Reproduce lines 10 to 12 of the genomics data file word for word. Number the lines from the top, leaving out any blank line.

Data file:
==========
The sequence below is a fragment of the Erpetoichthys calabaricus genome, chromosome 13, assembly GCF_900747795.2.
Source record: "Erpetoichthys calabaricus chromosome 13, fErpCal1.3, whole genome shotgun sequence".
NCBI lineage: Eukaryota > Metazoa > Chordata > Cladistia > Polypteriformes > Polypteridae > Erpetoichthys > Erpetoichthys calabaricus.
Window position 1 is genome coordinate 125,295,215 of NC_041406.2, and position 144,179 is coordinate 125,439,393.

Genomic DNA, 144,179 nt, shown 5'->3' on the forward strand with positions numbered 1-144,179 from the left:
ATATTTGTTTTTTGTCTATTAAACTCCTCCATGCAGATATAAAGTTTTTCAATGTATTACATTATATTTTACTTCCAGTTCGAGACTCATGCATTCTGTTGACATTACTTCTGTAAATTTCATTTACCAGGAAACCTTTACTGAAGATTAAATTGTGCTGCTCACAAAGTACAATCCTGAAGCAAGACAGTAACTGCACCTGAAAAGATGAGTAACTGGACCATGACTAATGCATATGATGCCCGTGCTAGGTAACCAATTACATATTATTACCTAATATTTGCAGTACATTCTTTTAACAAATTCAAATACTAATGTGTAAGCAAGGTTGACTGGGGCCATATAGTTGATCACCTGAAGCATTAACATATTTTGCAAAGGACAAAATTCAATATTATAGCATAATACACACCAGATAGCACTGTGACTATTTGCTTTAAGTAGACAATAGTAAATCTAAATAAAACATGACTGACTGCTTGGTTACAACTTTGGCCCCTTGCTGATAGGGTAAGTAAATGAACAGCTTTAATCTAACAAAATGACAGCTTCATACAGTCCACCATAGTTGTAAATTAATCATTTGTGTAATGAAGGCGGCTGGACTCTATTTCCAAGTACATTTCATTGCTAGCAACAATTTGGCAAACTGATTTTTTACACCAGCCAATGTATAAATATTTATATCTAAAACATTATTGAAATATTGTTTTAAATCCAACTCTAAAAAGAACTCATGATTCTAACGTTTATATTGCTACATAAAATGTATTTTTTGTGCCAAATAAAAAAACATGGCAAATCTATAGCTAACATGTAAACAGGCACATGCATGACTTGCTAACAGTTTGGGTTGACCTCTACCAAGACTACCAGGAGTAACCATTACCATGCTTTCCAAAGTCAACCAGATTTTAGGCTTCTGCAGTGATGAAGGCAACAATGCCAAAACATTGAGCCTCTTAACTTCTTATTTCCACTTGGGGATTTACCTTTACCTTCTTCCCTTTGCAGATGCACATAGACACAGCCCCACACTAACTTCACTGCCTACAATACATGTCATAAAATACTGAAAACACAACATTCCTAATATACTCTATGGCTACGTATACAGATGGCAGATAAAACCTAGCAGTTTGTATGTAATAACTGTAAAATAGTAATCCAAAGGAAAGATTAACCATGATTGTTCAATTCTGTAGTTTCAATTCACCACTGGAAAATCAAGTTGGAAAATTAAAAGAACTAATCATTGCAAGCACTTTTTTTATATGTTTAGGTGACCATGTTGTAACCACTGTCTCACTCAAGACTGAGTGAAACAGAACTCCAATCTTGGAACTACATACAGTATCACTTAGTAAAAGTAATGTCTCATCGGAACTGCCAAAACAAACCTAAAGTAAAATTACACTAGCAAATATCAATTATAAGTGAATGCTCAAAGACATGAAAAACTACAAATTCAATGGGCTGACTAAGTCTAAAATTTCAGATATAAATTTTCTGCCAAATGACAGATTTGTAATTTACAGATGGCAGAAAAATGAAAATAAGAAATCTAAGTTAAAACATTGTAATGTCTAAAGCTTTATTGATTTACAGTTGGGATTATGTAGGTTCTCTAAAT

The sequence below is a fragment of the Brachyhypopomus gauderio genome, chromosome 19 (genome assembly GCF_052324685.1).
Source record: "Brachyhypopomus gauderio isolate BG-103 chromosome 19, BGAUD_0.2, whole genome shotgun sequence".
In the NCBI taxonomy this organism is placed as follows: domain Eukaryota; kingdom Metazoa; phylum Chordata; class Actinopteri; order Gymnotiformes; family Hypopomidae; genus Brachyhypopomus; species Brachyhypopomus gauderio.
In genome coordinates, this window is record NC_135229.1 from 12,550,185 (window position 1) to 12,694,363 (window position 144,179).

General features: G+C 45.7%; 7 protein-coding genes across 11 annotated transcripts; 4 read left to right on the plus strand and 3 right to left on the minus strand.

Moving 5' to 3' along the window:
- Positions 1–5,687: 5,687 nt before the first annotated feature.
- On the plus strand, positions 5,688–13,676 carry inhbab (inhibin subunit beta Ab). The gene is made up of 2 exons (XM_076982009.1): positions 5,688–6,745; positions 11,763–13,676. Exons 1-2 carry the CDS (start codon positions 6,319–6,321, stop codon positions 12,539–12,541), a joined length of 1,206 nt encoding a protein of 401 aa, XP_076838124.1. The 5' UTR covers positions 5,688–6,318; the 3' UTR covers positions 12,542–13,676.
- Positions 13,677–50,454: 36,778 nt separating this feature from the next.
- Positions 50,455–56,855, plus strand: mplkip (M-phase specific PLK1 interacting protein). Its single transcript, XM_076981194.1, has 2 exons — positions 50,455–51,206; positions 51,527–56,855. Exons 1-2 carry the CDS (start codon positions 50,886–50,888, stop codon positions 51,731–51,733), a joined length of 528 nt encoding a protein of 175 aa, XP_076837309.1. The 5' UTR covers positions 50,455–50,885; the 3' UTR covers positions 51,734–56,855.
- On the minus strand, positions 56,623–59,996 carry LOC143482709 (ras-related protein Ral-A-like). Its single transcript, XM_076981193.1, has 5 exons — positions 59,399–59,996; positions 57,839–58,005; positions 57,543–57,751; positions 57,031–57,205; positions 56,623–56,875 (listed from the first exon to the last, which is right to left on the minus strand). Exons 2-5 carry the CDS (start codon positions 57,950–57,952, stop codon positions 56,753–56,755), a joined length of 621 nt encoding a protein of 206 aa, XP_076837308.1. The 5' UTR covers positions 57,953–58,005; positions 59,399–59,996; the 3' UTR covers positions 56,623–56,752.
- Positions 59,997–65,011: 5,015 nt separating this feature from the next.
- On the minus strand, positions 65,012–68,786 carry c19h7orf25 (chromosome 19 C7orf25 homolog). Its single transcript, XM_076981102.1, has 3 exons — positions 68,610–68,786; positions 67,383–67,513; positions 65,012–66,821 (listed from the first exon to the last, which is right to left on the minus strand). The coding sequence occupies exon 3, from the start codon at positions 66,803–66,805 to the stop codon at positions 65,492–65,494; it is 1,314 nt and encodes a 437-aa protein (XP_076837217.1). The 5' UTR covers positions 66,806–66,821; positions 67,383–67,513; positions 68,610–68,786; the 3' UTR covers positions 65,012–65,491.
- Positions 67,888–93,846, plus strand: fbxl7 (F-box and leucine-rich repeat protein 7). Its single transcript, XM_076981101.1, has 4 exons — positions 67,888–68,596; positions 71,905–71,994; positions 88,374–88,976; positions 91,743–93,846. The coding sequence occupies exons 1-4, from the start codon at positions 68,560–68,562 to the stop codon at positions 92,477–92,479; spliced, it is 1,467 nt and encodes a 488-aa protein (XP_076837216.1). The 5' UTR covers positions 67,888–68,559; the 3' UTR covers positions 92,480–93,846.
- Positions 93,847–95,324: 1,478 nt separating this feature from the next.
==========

In genome coordinates, this window is record NC_135229.1 from 12,550,185 (window position 1) to 12,694,363 (window position 144,179).

General features: G+C 45.7%; 7 protein-coding genes across 11 annotated transcripts; 4 read left to right on the plus strand and 3 right to left on the minus strand.

Moving 5' to 3' along the window: